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Privacy – or its absence – is an important theme in George Orwell’s novel 1984 right from the start, and this theme is one of the issues that helps make the book especially relevant to life today. Examples of the loss of privacy in the novel (and today) include the following:
- In the very second paragraph of the novel, the narrator reports that at every landing of a building, the elevator opens to a poster showing a huge face with staring eyes and the slogan “BIG BROTHER IS WATCHING YOU.” Almost immediately, then, the reader is introduced to a society in which constant surveillance and lack of privacy are the norm. A contemporary example of such surveillance would be the observation cameras that are hidden (or even plainly visible) in many public places these days.
- In the next paragraph, Winston is faced with what we would call a television:
The instrument (the telescreen, it was called) could be dimmed, but there was no way of shutting it off completely.
One thinks of the televisions that are now increasingly present everywhere, especially in airports.
- Later in the same paragraph, Winston is described as wearing the “uniform of the Party.” One thinks of the school uniforms that are now increasingly common, even in public schools. Individual expression, even in dress, is now often forbidden.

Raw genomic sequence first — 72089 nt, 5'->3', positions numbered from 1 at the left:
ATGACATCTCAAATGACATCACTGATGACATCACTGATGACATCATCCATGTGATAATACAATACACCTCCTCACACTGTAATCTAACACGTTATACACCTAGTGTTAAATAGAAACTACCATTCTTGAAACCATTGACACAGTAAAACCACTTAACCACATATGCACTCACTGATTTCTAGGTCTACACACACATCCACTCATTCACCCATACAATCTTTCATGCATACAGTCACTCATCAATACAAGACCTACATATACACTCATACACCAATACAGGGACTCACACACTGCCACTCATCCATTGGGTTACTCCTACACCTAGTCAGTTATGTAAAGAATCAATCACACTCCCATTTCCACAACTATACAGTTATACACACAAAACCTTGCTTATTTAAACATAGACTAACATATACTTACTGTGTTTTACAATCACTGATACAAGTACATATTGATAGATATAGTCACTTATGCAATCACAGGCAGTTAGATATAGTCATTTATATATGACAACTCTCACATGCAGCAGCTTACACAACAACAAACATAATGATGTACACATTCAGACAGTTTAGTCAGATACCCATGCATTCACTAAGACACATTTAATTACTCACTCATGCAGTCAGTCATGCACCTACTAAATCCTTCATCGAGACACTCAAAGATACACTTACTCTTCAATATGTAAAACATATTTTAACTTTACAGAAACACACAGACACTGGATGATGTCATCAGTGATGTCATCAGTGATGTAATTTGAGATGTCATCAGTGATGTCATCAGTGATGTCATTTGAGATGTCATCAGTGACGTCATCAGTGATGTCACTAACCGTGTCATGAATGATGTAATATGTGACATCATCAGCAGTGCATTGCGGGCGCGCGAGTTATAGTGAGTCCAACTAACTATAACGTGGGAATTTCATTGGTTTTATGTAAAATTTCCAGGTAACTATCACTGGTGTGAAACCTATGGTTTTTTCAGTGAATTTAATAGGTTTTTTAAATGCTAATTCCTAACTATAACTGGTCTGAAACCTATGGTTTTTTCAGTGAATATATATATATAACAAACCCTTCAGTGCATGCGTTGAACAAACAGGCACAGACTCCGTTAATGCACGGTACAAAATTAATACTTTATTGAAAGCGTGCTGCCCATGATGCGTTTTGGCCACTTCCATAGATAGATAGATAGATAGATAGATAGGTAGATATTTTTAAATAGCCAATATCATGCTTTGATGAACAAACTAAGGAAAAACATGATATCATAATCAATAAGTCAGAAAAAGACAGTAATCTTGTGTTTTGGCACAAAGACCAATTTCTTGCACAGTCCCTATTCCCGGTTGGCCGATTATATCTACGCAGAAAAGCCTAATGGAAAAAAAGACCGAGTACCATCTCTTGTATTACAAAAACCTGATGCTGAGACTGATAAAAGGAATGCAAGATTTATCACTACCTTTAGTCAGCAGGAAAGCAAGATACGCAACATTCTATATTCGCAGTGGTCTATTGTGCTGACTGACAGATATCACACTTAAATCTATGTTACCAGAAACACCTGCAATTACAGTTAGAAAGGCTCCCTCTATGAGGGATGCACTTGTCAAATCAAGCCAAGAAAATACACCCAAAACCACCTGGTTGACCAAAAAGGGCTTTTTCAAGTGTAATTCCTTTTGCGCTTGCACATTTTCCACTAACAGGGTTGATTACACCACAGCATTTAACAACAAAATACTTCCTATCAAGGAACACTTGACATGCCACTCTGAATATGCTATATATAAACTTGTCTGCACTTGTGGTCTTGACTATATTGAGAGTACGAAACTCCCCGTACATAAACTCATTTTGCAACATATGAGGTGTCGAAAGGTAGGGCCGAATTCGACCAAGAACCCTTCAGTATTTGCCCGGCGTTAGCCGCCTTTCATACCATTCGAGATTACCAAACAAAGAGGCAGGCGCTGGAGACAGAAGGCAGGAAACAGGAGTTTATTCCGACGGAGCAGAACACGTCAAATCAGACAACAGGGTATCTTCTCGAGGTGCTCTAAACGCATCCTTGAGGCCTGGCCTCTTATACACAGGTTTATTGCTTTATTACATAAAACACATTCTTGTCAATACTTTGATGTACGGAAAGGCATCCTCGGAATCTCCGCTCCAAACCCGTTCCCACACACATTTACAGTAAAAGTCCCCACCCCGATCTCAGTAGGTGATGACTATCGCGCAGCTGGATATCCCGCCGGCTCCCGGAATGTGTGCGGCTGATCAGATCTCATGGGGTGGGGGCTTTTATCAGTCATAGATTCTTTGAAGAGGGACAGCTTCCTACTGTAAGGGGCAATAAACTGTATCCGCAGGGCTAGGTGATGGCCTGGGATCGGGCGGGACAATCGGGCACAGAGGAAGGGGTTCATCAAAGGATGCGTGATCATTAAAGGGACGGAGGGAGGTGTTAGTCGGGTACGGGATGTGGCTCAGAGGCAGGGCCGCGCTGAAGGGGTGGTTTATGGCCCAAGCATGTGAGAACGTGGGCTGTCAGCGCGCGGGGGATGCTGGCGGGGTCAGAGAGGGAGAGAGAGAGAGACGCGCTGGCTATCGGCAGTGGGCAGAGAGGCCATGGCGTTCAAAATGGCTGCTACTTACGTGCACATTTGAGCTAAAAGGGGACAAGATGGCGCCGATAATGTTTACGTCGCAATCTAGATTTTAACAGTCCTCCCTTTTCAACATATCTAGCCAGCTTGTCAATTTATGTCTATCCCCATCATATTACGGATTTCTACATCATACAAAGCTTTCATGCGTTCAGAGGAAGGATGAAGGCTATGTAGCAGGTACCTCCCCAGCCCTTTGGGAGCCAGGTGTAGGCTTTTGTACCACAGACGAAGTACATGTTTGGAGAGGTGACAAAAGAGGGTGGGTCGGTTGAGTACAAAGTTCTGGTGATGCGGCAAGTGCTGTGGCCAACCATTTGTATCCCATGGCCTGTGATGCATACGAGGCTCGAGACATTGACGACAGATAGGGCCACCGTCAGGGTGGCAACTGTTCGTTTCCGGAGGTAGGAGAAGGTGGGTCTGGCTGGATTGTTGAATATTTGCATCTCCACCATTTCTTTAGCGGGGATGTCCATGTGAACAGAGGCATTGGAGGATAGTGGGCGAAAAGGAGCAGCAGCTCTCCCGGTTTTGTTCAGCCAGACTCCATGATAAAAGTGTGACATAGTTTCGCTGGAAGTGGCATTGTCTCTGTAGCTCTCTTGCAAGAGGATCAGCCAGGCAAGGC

- A bit later, a police patrol is described “snooping into people’s windows.” One thinks of the heavy surveillance, by members of the Transportation Safety Administration, that now takes place at airports (surveillance that often involves “snooping” of a far more intimate sort than even Orwell describes).
- Again, a bit later, the narrator reports that the telescreen not only transmits sounds and images to Winston but also transmits any sounds Winston may make and any image he may present, as long as he is within sight of the screen. One thinks of the surveillance cameras used, for instance, in casinos, and of the wiretapping (which now doesn’t even need to involve wires!) that is presently a main form of crime detection.
Just within the first few pages of the novel, then, Orwell conjures up a world hugely lacking in privacy – a world that resembles ours today far more than the world that existed in England in 1948, when Orwell was alive.
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